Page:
Floor Driessen, one of the authors of the post and co-descriptor of the new species, explains how the species name “kernowensis” came about. It seems to be derived from “Kernow”, an ancient Celtic (Cornish) name for Cornwall, the far southwest of Great Britain. In this area comes Polycera kernowensis generally for and from this area, the 5.6-millimeter-wide holotype has also been described (the calibration specimen on the basis of which the new species was described), as well as several paratype (Porthkerris location, Cornwall, Great Britain). Based on the above, ‘Cornish harlequin snail’ is therefore proposed as a suitable Dutch name for this entirely new species. For the third species described for science as early as 1854 Polycera capitata the name ‘Little Harlequin Snail’ is obvious, as it is the smallest of the four species mentioned.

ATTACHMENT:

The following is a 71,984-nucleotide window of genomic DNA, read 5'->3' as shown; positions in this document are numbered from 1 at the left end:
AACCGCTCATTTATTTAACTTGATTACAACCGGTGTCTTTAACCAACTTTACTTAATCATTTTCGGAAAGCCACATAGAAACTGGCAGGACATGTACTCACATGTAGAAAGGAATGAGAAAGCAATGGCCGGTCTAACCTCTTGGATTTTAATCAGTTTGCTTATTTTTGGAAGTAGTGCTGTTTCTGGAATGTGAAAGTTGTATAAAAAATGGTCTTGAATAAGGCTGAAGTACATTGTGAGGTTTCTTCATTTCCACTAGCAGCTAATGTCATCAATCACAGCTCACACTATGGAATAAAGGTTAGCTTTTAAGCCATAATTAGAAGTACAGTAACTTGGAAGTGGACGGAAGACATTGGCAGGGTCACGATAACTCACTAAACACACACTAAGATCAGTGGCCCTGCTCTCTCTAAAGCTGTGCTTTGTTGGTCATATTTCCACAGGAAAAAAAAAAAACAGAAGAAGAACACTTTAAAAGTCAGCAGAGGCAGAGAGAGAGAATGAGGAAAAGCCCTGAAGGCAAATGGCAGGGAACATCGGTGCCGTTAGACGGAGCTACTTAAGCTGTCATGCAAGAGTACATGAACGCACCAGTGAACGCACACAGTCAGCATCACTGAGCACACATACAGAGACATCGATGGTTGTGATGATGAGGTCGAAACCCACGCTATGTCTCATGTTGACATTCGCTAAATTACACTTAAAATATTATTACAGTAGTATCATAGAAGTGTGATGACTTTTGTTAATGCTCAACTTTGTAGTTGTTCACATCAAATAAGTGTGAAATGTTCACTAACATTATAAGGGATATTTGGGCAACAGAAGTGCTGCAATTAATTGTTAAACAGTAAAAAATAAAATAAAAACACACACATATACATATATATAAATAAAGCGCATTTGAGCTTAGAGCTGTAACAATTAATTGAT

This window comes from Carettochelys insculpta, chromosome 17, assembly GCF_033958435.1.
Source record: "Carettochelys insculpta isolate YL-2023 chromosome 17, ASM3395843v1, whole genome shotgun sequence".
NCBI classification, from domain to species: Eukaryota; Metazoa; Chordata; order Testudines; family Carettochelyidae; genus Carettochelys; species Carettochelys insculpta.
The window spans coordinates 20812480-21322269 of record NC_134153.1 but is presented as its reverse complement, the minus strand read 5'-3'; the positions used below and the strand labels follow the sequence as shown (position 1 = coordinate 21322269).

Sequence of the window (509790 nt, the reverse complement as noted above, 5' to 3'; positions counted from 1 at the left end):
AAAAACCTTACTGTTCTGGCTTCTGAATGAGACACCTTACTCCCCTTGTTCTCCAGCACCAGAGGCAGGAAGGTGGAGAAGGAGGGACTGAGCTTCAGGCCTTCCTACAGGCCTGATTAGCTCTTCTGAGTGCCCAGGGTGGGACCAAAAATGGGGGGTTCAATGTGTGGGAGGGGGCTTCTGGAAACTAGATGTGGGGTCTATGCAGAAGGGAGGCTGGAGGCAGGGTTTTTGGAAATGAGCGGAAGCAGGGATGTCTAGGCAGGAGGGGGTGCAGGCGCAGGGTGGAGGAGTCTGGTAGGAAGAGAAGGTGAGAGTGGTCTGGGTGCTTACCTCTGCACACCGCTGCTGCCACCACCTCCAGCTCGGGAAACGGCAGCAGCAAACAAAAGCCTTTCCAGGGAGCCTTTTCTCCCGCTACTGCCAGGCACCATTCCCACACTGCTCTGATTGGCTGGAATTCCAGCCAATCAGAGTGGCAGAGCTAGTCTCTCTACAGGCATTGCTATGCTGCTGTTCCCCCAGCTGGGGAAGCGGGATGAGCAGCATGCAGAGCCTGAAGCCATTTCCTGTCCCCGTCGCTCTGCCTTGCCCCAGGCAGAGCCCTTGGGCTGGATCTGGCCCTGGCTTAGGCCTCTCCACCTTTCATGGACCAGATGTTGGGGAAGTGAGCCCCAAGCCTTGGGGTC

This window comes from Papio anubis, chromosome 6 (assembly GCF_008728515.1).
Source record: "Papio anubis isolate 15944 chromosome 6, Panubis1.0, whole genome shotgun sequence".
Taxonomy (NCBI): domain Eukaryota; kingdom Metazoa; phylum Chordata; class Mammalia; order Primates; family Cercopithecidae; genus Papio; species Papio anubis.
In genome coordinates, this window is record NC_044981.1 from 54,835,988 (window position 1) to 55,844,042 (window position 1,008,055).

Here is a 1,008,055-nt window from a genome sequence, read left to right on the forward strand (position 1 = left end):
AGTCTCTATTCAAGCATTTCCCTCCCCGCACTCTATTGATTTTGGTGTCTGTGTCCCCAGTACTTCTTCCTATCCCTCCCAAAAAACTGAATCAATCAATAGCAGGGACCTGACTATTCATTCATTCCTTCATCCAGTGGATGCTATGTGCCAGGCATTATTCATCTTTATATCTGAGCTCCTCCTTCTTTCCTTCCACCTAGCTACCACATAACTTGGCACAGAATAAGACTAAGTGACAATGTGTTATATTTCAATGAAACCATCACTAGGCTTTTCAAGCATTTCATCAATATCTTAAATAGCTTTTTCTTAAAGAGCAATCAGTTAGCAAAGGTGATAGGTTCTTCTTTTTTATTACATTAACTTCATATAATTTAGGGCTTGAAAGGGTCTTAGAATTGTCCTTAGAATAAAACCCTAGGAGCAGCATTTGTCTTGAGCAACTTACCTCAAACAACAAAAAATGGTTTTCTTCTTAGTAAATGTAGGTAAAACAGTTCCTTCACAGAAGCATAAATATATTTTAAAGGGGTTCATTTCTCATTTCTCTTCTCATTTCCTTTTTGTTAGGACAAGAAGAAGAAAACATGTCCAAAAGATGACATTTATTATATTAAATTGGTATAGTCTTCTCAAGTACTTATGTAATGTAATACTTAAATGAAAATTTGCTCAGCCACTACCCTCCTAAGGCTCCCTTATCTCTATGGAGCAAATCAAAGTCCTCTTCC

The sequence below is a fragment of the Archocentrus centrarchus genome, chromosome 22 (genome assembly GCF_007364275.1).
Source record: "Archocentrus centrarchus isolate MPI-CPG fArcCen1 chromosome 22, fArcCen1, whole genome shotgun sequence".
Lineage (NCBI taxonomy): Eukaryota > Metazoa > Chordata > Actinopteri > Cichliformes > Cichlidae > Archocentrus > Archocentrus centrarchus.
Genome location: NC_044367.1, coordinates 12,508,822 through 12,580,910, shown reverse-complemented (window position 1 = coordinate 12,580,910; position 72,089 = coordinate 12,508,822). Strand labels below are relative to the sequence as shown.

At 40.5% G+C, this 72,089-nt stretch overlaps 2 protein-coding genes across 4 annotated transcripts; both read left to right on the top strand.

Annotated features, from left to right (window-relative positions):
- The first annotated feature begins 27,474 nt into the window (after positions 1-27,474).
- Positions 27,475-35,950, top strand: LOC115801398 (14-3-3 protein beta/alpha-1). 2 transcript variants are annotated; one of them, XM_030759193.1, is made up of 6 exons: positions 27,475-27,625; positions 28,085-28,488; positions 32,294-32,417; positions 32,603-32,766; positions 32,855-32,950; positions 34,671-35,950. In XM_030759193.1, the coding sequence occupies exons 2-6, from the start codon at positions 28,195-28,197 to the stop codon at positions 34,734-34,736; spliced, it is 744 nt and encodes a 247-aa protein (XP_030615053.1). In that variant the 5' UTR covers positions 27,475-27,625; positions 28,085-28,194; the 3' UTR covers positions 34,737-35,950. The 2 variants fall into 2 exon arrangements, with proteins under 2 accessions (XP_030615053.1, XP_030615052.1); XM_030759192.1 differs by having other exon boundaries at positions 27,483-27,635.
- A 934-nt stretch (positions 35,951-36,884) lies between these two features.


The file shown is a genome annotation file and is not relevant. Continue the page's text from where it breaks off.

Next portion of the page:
Recognizing the Cornish Harlequin Snail